Compulsory licenses can also be issued suo-moto by the Controller General under Section 92, in accordance with a notification issued by the Central Government in case of "national emergency" or "extreme urgency" or in cases of "public non-commercial use". The current scenario is of extreme urgency hence it is likely that if a vaccine or cure for COVID-19 is found, a compulsory license will be granted to other companies to manufacture it and to make it available at affordable prices. Ideally, this procedure should be followed by the Government.


While the concept of compulsory licensing promotes public good and universal health accessibility, it comes with its fair share of drawbacks. Underdeveloped countries might rely heavily on using generic drugs through compulsory licenses rather than investing in R&D. Research-based Pharma companies might get discouraged and they may not launch their patented drugs in such countries due to the fear of losing patent. Since the production cost of drugs will be kept at a minimum, Pharma companies also fear a loss of quality control. Compulsory licensing also has a negative impact on competition and cost. The number of companies producing the generic medicines will rise and thus increasing the supply and the cost will come down.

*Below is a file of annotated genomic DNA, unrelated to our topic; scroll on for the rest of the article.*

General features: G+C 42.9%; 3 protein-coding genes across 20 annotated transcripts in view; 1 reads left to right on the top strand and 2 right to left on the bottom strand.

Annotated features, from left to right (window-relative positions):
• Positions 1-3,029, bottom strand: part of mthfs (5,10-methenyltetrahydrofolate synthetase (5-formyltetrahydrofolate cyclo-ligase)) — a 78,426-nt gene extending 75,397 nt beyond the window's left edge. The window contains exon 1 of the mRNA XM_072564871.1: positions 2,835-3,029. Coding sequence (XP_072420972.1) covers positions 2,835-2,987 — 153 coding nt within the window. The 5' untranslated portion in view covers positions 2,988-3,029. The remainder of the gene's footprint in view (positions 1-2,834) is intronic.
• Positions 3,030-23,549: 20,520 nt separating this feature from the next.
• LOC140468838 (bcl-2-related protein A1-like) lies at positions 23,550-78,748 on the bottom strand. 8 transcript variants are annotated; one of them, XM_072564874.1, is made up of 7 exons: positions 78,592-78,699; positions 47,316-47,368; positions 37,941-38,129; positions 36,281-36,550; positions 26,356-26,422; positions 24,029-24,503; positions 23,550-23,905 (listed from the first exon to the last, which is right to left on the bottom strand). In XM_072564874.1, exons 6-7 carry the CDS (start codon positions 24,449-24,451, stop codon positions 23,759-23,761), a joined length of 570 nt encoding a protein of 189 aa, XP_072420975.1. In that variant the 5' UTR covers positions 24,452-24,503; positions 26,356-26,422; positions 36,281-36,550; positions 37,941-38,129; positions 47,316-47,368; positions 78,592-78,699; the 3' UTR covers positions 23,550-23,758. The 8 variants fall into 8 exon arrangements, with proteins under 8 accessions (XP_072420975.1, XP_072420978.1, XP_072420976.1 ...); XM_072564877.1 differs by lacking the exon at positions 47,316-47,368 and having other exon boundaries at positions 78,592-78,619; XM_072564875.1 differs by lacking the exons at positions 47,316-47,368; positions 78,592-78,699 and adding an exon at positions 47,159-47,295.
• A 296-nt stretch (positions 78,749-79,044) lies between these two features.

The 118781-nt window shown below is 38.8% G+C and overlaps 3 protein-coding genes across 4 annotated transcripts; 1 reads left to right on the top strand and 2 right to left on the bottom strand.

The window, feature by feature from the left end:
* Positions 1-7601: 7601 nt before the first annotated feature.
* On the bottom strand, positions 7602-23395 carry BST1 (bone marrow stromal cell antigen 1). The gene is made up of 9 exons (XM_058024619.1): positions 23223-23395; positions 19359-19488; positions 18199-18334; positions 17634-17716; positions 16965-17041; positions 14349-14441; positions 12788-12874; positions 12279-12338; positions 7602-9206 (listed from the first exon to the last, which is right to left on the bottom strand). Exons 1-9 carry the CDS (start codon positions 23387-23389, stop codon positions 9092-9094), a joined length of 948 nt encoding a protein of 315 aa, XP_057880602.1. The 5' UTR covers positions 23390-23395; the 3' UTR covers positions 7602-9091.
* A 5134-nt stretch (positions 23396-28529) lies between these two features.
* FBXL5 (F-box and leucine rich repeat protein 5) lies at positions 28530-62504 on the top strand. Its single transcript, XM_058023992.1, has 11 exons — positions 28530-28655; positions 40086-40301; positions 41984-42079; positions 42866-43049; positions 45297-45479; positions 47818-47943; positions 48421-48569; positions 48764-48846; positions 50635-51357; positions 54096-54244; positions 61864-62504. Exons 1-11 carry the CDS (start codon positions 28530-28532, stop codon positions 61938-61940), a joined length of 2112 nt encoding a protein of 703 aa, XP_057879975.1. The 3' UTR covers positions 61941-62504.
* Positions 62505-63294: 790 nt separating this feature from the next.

However, patent holders should not fear for the exploitation of their rights, because in India the pre-requirements have to be strictly met and the regime seems to be more patent-holder friendly. This can be seen in the case of BDR Pharma v. Bristol Myers Squibb, where the Controller rejected the grant because the applicant had also not acquired the ability to work the invention to the public advantage. In the case of Lee Pharma v. AstraZeneca, the application was rejected because the applicant failed to show what was the reasonable requirement of the drug, their contention of the drug being sold at an unreasonable price was also unjustified, they also failed to show how the patients were not able to obtain the drug.


Considering the above-given cases, we can infer that in India the provisions of compulsory license cannot be misused to diminish the rights of the patent holders. To ensure quality control, licensing can be done with the supervision of patent holders, they should be given the right to decide minimum production cost and quality. Coming to the problem of discouragement for R&D since there will be no financial IP related benefits, the Government can handle this problem by offering financial rewards for companies who come up with vaccine or cure.


Thus, in a time when patents are considered to be an obstacle standing in the way of global health and the public good, compulsory licensing can save the day when it comes to the ethical aspect of IP.